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Pressure Point unfolds when a young psychiatrist (Peter Falk, TV s Columbo), exasperated by his failed attempts to help a black patient who hates whites asks to be reassigned. In a story told in flashback, his seasoned superior (Sidney Poitier, Guess Who s Coming To Dinner) recounts his own experience during the war when he treated a Nazi youth (Bobby Darin, Too Late Blues) who hated blacks.
A dark tale told through stark black & white imagery courtesy of Academy Award-winning cinematographer Ernest Haller (Hell s Five Hours, Mildred Pierce, Gone with the Wind), Pressure Point features fine tuned performances under the assured direction of Hubert Cornfield (The Night of the Following Day) from a screenplay co-written by Cornfield and S. Lee Pogostin based on a story by Robert M. Lindner.
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Also starring the one and only Peter Falk, who will always be Colombo to me. And the heart throb singer Bobby Darin. A great and interesting cast bring this film to life. This is a dramatic film that makes its point and leaves you satisfied with the final conclusion.
The plot is about an institution in 1962. Your main character is a psychiatrist played by Poitier. The doctor is trying to place one of his patients with another Doctor, because Poitier's and his patient is basically butting heads. The Doctor explains that there was another patient that was a Nazi sympathizer that he had to deal with. This ordeal took place 20 years before and so begins a part of the movie, while you flash back to tell the story. The original prisoner is filled with hatred and most of all psychotic behaviors. There, you the watcher witness this man’s life, and the torment he went through, and also the changing of hatred inside him, and the lack of emotions for others. His desire to torment others is showcased. But here is the catch, only the doctor knows the truth, because the prisoner is a model person while in the presence of others, and so the doctor has a major dilemma.
The movie is mixed with a massive emotional intensity. It talks about hatred, race, Nazism, sociopathic behavior, religion, nature vs. nurture, antisocial personality disorder, beliefs, psychiatry. One has to realize that when this movie was made, in was the 1960’s and the tension of race, and the politics of race was wide spread across America. The war of skin color was full force during this time period. You can see that tension inside this film, it displays itself vividly and perfectly in the storyline and direction of the film.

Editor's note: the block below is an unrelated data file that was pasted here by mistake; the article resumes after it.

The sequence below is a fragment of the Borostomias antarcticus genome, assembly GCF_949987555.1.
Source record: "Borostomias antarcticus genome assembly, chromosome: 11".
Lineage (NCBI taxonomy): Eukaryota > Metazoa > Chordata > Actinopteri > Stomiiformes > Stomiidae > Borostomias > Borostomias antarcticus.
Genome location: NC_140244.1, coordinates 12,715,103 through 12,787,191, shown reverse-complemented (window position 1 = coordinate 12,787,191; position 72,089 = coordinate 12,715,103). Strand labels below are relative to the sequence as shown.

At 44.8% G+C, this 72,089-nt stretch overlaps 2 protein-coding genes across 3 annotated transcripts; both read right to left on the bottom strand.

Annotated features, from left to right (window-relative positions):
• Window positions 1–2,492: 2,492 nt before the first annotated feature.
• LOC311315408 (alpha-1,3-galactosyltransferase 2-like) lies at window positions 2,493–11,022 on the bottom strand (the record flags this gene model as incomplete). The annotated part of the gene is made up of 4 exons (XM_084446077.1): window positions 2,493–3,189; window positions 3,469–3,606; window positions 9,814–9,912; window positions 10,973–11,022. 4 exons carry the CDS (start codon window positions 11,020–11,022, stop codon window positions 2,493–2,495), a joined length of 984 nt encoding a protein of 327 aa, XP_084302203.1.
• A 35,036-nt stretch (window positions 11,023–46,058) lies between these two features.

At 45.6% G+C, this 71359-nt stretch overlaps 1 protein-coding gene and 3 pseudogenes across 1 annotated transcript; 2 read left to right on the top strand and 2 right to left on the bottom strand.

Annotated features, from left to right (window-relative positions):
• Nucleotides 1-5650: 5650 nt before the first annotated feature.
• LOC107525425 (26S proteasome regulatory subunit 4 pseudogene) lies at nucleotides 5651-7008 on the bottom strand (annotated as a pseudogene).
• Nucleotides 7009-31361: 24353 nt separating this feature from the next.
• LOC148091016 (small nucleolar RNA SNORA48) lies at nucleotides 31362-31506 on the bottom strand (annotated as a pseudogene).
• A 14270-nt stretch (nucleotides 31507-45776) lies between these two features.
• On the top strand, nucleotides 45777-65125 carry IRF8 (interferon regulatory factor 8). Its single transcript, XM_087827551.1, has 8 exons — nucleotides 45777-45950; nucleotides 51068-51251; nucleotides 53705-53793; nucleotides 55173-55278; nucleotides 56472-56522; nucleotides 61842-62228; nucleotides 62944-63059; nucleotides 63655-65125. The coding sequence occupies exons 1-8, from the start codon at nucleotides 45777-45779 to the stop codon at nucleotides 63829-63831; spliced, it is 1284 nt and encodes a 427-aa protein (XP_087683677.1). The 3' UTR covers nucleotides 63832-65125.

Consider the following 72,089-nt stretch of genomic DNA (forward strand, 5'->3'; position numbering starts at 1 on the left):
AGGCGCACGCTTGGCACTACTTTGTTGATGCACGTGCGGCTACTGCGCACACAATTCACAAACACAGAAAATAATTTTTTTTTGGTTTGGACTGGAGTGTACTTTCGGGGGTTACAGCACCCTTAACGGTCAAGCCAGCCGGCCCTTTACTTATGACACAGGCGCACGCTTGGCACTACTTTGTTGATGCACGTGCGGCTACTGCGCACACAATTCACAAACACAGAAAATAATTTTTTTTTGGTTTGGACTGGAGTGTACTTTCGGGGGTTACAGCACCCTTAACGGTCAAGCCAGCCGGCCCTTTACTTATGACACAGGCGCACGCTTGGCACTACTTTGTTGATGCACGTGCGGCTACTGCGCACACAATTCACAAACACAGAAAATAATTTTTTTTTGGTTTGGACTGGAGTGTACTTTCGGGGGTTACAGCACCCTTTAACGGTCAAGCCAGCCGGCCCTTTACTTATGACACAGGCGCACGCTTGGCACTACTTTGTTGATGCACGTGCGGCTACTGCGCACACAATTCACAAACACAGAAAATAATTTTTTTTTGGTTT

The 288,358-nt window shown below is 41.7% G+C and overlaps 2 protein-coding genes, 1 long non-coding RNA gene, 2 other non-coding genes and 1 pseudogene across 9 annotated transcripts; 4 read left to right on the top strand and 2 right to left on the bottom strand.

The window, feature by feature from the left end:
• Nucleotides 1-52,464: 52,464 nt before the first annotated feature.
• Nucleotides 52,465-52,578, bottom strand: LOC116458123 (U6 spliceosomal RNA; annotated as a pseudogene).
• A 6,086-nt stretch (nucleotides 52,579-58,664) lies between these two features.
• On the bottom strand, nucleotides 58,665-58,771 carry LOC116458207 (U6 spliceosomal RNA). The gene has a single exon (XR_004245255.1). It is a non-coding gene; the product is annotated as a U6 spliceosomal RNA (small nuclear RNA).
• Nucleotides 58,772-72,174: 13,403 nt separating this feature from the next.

This dark, dramatic film was directed by Hubert Cornfield. Cornfield did not direct many films but the ones he did, stand out. Another favorite of mine is 1968’s The Night of the Following Day. He also directed the forgotten about 1960’s crime thriller, The Third Voice. He only directed from 1955 to 1976, but those few years as I have said, he left some memorable films and Pressure Point is defiantly one of those films to remember. He not only directed, but he wrote screenplays, including Pressure Point’s screenplay which was based on the short story called, “Destiny’s Tot" by Robert Lindner.
Now I have to mention the cinematography for the film. It was done by one of the greats of Hollywood. American cinematographer Ernest Haller. Haller has done many masterpieces of film. Mention of his films showcases his mastery. From the amazing, 1935’s Captain Blood, 1939’s Dark Victory starring my favorite female actress of all time Bette Davis. He was responsible for the cinematography in 3 of my all-time favorites films. My number 1 choice of my top 100 films, the one and only 1939’s Gone with the Wind. The flawless 1955’s Rebel Without a Cause, and the dark brilliance of 1962’s Whatever Happened to Baby Jane? His mastery garnered him 7 Oscar nominations. He won for Gone with the Wind which is a no brainer by looking at the brilliance put into that film. He worked on well over 180 projects. He was one of the greatest cinematographers ever to grace the cinema world. He and director Cornfield actually worked together many times. Before Pressure Point they worked together on Plunder Road and The 3rd Voice.
I have only ever seen this twice before. I think one time was on TV and the second time was on a VHS. Seeing it again for what basically is the first again, is a wonderful way to treat a film. It has never looked any better. I thought this Blu-ray by Olive Films was a great new outlet. It looks better than it ever has. Comparing it to TV and VHS, that’s a no brainer on how good it looks.
Screen: 1.66:1 Aspect Ratio; B&W
Another fantastic film to experience on Blu-ray. A great outlet to a fantastic film that has been over looked by time. It’s a great piece of cinema that should be praised and expressed. It’s a character study. A wonderful reality of the inside of the human mind. The idea of nature and nurture aspect of psychology. A great directed, acted, written film that needs to be seen, and now look no further than this lovely blu-ray by Olive Films.
Review originally posted at: [...]
For brevity I keep citing the actors but of course the credit belongs as well to screenwriters Hubert Cornfield and S. Lee Peterson. Cornfield, who also directed, contributes an audio commentary that is sadly all but unlistenable due to his obvious ill health. I would have liked to learn how the two actors got along during filming, but I just couldn't get through more than a few minutes of the commentary.
Peter Falk appears briefly at the beginning and end of "Pressure Point," but a far more impressive supporting role is that of young Barry Gordon as the childhood version of the Darin character's psycho-in-training.
I highly recommend this to fans of Poitier and Darin, as well as to anyone with the stomach for a deeper-than-usual examination of the unfortunate (and unfortunately continuing) appeal--to some--of white supremacist movements.